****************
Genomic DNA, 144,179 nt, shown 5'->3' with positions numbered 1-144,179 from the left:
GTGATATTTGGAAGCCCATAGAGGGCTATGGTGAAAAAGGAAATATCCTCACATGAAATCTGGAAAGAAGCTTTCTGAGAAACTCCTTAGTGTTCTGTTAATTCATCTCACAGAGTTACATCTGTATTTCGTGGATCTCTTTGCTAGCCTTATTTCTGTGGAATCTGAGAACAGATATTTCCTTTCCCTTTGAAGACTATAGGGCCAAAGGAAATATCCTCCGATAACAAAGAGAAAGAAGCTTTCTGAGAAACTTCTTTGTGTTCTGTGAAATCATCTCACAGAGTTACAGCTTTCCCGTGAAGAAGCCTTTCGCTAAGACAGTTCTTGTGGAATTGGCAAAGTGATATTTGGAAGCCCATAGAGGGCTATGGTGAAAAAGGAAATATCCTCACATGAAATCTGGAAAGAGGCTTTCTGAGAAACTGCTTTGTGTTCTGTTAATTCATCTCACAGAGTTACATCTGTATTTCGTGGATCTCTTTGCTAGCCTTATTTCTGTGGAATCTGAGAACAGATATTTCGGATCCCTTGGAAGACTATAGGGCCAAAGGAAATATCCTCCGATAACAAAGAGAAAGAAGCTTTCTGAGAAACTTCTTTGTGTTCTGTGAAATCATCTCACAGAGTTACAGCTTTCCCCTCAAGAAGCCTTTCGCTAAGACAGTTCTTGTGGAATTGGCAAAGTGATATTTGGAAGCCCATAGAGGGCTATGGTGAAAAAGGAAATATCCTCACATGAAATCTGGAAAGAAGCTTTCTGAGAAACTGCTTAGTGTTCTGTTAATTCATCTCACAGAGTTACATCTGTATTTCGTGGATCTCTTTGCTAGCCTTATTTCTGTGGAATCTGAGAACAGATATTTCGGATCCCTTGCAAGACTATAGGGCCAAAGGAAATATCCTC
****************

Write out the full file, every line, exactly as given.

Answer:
Genomic DNA, 144,179 nt, shown 5'->3' with positions numbered 1-144,179 from the left:
GTGATATTTGGAAGCCCATAGAGGGCTATGGTGAAAAAGGAAATATCCTCACATGAAATCTGGAAAGAAGCTTTCTGAGAAACTCCTTAGTGTTCTGTTAATTCATCTCACAGAGTTACATCTGTATTTCGTGGATCTCTTTGCTAGCCTTATTTCTGTGGAATCTGAGAACAGATATTTCCTTTCCCTTTGAAGACTATAGGGCCAAAGGAAATATCCTCCGATAACAAAGAGAAAGAAGCTTTCTGAGAAACTTCTTTGTGTTCTGTGAAATCATCTCACAGAGTTACAGCTTTCCCGTGAAGAAGCCTTTCGCTAAGACAGTTCTTGTGGAATTGGCAAAGTGATATTTGGAAGCCCATAGAGGGCTATGGTGAAAAAGGAAATATCCTCACATGAAATCTGGAAAGAGGCTTTCTGAGAAACTGCTTTGTGTTCTGTTAATTCATCTCACAGAGTTACATCTGTATTTCGTGGATCTCTTTGCTAGCCTTATTTCTGTGGAATCTGAGAACAGATATTTCGGATCCCTTGGAAGACTATAGGGCCAAAGGAAATATCCTCCGATAACAAAGAGAAAGAAGCTTTCTGAGAAACTTCTTTGTGTTCTGTGAAATCATCTCACAGAGTTACAGCTTTCCCCTCAAGAAGCCTTTCGCTAAGACAGTTCTTGTGGAATTGGCAAAGTGATATTTGGAAGCCCATAGAGGGCTATGGTGAAAAAGGAAATATCCTCACATGAAATCTGGAAAGAAGCTTTCTGAGAAACTGCTTAGTGTTCTGTTAATTCATCTCACAGAGTTACATCTGTATTTCGTGGATCTCTTTGCTAGCCTTATTTCTGTGGAATCTGAGAACAGATATTTCGGATCCCTTGCAAGACTATAGGGCCAAAGGAAATATCCTC